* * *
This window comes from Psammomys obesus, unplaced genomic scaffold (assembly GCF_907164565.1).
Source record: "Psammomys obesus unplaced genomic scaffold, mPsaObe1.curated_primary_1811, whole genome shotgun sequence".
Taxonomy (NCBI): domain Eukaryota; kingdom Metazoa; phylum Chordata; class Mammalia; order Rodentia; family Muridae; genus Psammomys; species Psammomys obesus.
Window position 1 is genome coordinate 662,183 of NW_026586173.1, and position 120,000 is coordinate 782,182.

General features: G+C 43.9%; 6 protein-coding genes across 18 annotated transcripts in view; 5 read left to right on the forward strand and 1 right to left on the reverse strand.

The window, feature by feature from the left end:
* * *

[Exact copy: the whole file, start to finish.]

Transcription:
This window comes from Psammomys obesus, unplaced genomic scaffold (assembly GCF_907164565.1).
Source record: "Psammomys obesus unplaced genomic scaffold, mPsaObe1.curated_primary_1811, whole genome shotgun sequence".
Taxonomy (NCBI): domain Eukaryota; kingdom Metazoa; phylum Chordata; class Mammalia; order Rodentia; family Muridae; genus Psammomys; species Psammomys obesus.
Window position 1 is genome coordinate 662,183 of NW_026586173.1, and position 120,000 is coordinate 782,182.

General features: G+C 43.9%; 6 protein-coding genes across 18 annotated transcripts in view; 5 read left to right on the forward strand and 1 right to left on the reverse strand.

The window, feature by feature from the left end: